Through the Screen Door – E.W. (ꈍᴗꈍ)

Okay, okay, I admit to being wrong. I admit it only insofar as a Miss Peggy Drew admits to not responding to not three or four or even five ( ! ) of my text messages that I sent when I was deep in a love sickness that she, Peggy, was the most definite cause. Because, because — was I ever unreasonable? I don’t think I was ever unreasonable.

My reasoning, I guess, was something like: if it’s broke you better fix it. I guess that’s my reasoning. If it’s broke you better fix it.

Now, please, and I want the truth only, does that sound too bad? Tell me. And remember— ha, ha—I’m just interested in the truth. Because, because — ha, ha, ha. Did Miss Peggy Drew really think she could get off that easy, that she could break my heart and getaway with it? She’s kidding herself. Really, she must be kidding herself.

I don’t think I can hold out on the details any longer.

I was in rehearsal for the play based on the novel of the same where an outsider through the strength of his heterosexual charisma alone inspires the patients of a mental ward to rebel against their nurse. For our school it was considered risque. I played a patient.

Peggy said, “Have you been fitted for your costume yet?” She said, “Stand where the light can see you.” She said, “I’d really prefer if you knew the lines by now.” She said, “Stop it, Parker!”

She was the stage manager.

Parker was the boy who pinched up her skirt.

And I was walking around backstage inbetween set changes and not thinking of any one thing in particular as I opened the door to the fitting room and (oh Lord, oh Lord) saw her legs spread out in opposite directions like a star. I saw her skirt pulled all the way up. She sat on the counter. Then I saw the busy back head of Parker like yummy, yummy as a Miss Peggy Drew let out a soft moan.

Parker—yummy, yummy—played the tormented teen patient and yummy, yummy, it was his character who committed suicide in the climax and yummy, yummy, it was he who forced out tears like shit when he gives an emo monologue to the hospital before his off stage death.

He had a face like yum.

And his body, too, also yum.

(I could not even find a way to put him down. He was scrawny like me but his scrawny was marked by arm veins and a jawline that could spread butter on toast. He wore his hair long. He looked vaguely European, though I’m not even sure what that means.)

Because, yum, yummy, yum, I watched Parker eat out on my ex-girlfriend of only two and a half months.

I felt sick to my stomach. I felt a nausea that touched my soul. And I swear, I swear, I swear, as I stumbled backwardly, as I tried to close the door without a peep, I made eye contact with Peggy Drew who—and here’s the real kicker—did not even tell Parker to stop.

Here’s what I think.

That Miss Drew is not all sunshine like she has led the school to believe. That really she has a sadistic edge and is mean in spirit.

I left the door open as I charged out of the building and called Mom asking her to, please, could she pick me up and, please, it was a real emergency and, yes, I was extra sure, and oh my God, oh my God; what did she care about more — the welfare of her only son or a job? I was inside the minivan in less than half an hour.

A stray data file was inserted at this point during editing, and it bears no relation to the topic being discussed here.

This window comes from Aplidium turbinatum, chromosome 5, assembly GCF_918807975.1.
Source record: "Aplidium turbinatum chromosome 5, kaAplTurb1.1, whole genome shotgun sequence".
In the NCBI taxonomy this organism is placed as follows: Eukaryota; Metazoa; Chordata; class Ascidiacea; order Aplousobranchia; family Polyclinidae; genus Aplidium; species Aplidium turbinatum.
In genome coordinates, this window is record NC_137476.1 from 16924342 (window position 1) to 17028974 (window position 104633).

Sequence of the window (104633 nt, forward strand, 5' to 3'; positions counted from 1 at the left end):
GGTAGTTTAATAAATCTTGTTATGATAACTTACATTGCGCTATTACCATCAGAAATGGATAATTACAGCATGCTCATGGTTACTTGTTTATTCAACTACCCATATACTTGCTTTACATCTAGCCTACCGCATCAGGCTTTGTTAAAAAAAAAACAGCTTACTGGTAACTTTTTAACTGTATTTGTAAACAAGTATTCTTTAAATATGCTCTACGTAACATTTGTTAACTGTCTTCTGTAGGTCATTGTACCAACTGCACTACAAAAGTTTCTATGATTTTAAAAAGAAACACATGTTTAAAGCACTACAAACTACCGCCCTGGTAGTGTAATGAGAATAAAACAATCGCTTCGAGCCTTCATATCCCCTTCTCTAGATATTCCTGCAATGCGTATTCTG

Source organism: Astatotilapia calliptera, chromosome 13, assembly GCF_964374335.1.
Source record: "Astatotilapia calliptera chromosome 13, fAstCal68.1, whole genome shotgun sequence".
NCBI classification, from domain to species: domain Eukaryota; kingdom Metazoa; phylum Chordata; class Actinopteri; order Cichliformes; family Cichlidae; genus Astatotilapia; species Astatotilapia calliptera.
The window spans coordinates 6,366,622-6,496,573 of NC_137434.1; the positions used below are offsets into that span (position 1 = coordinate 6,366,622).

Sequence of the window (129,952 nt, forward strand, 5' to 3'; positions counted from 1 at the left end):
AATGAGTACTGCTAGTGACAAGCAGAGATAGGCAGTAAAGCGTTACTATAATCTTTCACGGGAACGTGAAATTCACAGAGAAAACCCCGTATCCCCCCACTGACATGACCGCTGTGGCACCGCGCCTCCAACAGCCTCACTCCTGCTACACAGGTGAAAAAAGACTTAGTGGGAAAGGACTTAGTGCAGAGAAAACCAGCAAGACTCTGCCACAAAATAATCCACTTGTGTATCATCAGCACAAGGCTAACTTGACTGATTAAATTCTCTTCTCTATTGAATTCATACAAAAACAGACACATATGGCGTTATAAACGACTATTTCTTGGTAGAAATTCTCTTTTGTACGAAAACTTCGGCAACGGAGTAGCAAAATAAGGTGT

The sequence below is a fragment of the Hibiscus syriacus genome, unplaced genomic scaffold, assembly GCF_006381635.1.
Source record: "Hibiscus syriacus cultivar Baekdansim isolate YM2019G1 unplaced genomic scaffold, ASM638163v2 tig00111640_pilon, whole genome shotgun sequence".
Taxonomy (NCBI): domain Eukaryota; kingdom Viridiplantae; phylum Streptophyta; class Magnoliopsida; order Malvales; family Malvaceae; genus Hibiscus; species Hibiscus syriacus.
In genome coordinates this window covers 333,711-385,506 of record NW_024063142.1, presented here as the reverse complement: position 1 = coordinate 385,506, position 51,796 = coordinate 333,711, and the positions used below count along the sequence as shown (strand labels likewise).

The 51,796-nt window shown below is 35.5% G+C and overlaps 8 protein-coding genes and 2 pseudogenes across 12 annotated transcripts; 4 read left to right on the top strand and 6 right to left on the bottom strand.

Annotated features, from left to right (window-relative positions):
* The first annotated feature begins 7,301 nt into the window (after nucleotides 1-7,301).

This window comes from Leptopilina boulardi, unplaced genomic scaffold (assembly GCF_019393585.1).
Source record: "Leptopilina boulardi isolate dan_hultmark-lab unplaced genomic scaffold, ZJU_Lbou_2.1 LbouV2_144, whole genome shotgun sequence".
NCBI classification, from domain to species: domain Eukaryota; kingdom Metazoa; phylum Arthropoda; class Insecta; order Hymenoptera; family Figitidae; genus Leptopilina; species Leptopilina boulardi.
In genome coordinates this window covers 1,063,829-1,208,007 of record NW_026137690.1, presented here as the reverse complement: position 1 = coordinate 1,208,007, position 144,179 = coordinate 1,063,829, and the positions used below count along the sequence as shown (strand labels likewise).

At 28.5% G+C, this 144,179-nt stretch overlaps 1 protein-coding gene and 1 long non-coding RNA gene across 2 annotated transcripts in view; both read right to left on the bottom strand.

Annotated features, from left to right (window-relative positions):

(And what more could be done than praise the romantic agony, the throb of my stabbed heart—? I was bleeding on the bedroom floor. I was crying so hard that my face had become sticky, stuck to the carpet. I texted Drew once. I texted her twice. I text her more times than I could count before I no longer saw the ᴅᴇʟɪᴠᴇʀᴇᴅ below my message. I was blocked.)

The minivan sped by so many streetlights that my vision blurred from the strength of the three soft beers in the family refrigerator. I swerved into her neighborhood.

I walked up the driveway to her home. I wept louder and louder as I came to the screen door where inside her family was having chicken dinner.

“Lucas,” said Peggy, “go home.
I sobbed at the moon. I said, “Why?” I said, “Why would you ever. . .?” I said, “We just broke up.
Peggy said, “Go study your lines.”
I said, “Let me inside.”
I pulled on the latch. It was locked.

I took out from my backpack the sweater she had forgotten to ask back after dumping and which she originally sprayed with a bottle of her perfume so I could sleep with it in bed. I would always be close to her.

I wrapped it around my head. I could no longer see.

The mother gasped.

The father said, “Now listen son.”

But I was no longer listening. I was curled up in a fetal position and clawing at the screen door and begging them, please, let me inside and, please, I didn’t want anything from Peggy, I wanted only all of us to be together like we were before I turned to sixteen and everything was ruined. I wanted to sort it all out.

I screamed so loud that it hurt my throat. I said, “You’re a stupid, stupid slut.”

I heard the creak of the door opening and I thought for a second that my pain had finally gotten across before I felt a tightness around my neck. I couldn’t breathe. I was lifted up in the air, the sweater thrown off my head, and I was face to face with the father with his dog eyes and ungroomed beard.

And have you ever met a bigger sucker for love?

He punched me like—ow—and I felt the warmth of blood rush into my mouth and—ow—I thought about our first date together—ow, ow—where we walked around the mall holding hands and—ouch—we traded hearts in the food court. My face became numb. I heard the cries of both Miss Peggy Drew and her mother.

You have never met a bigger sucker for love.